________________ CM . . . . Volume XVIII Number 4. . . .September 23, 2011


The Yo-Yo Prophet.

Karen Krossing.
Victoria, BC: Orca, 2011.
125 pp., pbk., $12.95.
ISBN 978-1-55469-827-1.

Grades 7-9 / Ages 12-14.

Review by Nicole Dalmer


Reviewed from Advance Reading Copy.



For this routine, I had to stay up late, practicing in the darkened shop. A few of the tricks still make me nervous, especially the atomic bomb – the one I messed up most often. I'm not sure I can do it under pressure.

I toss a few vertical punches, trying to work my way into the zone.

Calm down. Breathe. You can do this.

I think only of my feet on the milk crate, the string around my finger, my yo-yo flying through the air.

When I can imagine pulling off my first tricky flawlessly, I suck in a load of oxygen and begin.

I throw a hard-sleeper and pinch the string about a hand's length from the spinning yo-yo. I swing the yo-yo in a small circle a few times and then release the string, tugging the yo-yo back to my hand. A pinwheel. I repeat it three more times, turning on my box after each toss, hoping people from every direction will come to watch my show.


Calvin Layne (nicknamed ‘Low-Cal' due to his small stature) is a high school student who's simply trying to get by. With a deceased mom and a father who has since left, Calvin now lives with, and looks after, his ailing grandmother. Working in the dry-cleaning shop that his grandmother owns, Calvin finds comfort and purpose when practicing and performing yo-yo tricks. After his first street performance, fellow high school student Rozelle and her gang of girls demand a cut of his earnings and, despite Calvin's opposition, become his management crew. To increase donations and build local media buzz, Rozelle claims that Calvin can forecast the future, touting him as the "Yo-Yo Prophet". The hype surrounding Calvin's yo-yo predictions spirals out of control, and his grandmother becomes increasingly ill and contemplates selling her long-standing business. While yo-yoing brings about a sense of control, Calvin ultimately realizes that he must also take direct action to bring about change in his and his family's lives.

     Karen Krossing has created a fresh and engaging story that was intricately crafted, yet easy to follow. Of particular note were the different terms and descriptions for yo-yo tricks and techniques. The explanations and descriptions of the different yo-yo skills that Calvin was adeptly practicing and mastering were done in such a way that I could easily envision what he was doing. This particular element would be especially useful for readers as evidence of effective descriptions of potentially foreign concepts. I also appreciated the realistic portrayal of high school life. As Calvin's confidence increased and as he sought to fit within the high school hierarchy, aided in part by his successful yo-yo performances, he weaved his way in and out of difficult decisions, with some being more successfully resolved than others.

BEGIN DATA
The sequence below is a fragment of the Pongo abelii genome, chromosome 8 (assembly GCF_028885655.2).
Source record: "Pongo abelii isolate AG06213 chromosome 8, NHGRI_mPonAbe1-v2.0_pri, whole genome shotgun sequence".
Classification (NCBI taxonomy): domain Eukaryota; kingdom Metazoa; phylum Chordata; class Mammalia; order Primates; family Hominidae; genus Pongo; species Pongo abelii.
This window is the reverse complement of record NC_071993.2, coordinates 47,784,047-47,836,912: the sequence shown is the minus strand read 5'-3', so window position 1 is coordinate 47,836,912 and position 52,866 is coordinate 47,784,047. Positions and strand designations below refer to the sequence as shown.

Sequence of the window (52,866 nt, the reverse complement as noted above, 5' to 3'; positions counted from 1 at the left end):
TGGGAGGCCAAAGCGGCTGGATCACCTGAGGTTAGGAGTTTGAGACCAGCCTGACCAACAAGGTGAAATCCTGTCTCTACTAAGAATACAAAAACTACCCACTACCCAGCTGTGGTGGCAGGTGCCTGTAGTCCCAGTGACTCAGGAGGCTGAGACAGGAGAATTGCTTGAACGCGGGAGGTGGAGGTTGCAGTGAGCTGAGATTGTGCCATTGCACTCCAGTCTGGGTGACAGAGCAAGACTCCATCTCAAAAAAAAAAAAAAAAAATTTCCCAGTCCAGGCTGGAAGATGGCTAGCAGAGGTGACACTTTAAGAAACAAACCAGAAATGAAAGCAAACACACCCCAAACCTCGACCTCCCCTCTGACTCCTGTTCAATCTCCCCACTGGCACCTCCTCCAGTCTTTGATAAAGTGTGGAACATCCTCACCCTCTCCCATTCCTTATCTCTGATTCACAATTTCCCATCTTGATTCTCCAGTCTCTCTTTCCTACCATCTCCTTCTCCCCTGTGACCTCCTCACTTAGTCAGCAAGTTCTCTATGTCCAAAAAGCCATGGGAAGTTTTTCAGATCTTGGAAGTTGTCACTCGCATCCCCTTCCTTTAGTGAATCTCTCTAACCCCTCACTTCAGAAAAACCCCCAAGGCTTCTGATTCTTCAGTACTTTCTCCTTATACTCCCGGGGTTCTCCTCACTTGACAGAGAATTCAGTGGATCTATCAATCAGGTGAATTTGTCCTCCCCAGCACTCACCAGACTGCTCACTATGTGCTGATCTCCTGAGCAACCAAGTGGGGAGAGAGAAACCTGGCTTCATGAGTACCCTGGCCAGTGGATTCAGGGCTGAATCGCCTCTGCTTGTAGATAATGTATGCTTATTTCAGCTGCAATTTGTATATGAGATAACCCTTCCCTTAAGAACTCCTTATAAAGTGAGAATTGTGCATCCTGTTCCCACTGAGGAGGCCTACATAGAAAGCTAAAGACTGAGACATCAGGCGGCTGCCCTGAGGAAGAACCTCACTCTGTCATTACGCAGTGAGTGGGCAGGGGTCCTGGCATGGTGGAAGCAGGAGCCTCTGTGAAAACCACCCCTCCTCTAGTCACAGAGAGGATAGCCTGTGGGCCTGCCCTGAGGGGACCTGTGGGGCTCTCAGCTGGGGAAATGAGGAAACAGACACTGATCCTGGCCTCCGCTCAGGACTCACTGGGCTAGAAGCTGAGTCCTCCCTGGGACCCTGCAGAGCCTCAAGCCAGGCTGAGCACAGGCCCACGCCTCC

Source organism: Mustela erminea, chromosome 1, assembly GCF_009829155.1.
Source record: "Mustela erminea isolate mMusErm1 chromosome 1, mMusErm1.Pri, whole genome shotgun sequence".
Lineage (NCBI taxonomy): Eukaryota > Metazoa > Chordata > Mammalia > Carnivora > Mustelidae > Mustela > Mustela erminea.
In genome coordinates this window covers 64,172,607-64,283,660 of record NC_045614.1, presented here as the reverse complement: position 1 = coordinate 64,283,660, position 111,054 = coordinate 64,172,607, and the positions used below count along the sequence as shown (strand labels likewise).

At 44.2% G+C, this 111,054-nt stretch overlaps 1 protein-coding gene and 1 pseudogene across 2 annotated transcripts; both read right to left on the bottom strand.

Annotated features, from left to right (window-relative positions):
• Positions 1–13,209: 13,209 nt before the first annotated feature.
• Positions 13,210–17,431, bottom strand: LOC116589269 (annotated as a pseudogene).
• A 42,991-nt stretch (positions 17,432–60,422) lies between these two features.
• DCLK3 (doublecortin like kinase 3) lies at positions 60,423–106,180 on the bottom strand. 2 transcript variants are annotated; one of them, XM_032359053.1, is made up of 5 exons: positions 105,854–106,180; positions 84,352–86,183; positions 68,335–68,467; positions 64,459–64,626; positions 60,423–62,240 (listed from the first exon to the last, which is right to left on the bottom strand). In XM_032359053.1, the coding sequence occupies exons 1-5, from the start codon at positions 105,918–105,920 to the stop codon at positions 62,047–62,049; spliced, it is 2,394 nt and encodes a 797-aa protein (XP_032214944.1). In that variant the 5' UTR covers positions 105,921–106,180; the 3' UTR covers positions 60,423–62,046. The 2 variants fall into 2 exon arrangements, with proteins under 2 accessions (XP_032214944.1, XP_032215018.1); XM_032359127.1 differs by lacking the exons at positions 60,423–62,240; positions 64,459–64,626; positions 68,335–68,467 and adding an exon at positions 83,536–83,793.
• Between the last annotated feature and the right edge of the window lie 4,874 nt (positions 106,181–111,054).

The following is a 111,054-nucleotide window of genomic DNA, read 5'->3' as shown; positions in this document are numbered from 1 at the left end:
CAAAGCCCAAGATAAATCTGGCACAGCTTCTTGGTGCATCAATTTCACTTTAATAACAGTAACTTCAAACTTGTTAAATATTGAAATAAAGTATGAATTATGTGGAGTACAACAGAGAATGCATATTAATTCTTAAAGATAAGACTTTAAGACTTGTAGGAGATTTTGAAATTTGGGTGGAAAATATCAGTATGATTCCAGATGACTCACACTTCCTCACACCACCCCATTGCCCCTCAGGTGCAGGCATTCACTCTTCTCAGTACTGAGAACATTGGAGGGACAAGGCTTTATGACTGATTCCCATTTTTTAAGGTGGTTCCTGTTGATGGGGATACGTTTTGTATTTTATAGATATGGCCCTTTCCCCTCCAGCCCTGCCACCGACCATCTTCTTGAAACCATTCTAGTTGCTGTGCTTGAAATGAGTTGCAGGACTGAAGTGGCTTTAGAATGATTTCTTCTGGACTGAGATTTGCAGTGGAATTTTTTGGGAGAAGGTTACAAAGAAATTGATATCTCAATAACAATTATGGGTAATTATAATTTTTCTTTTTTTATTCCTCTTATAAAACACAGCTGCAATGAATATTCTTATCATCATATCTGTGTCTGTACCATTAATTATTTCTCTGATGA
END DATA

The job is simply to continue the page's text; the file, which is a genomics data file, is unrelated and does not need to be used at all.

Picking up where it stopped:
Krossing excelled in the description and development of her characters, and I became intimately acquainted with each of the characters, their mannerisms and the rationale behind their actions. Similarly, the vocabulary, sentence structures and slang used by different characters was in perfect alignment with their descriptions and portrayals. While the character descriptions were impressive, I found the details and explanations of the various scenes and settings to be slightly excessive, and over time, this made the read feel slightly onerous.

      Finally, while the pacing of this book carried on at a comfortable pace, aided by the use of well-constructed dialogue, the ending felt rather rushed. Though my questions were answered, I wish the author would have lingered around the concluding chapters a bit longer, adding a few more details or sections of dialogue, evening the pacing of the writing throughout the entire book.

      A large component of the success of The Yo-Yo Prophet lies in its innovative plotline coupled with superior character development. The reader is privy to Calvin's fascination and aptness with a yo-yo, adding an enhanced level of playfulness to this highly enjoyable read.

Highly Recommended.

Nicole Dalmer is entering her second year of the MLIS program at the University of Alberta in Edmonton, AB.

To comment on this title or this review, send mail to cm@umanitoba.ca.

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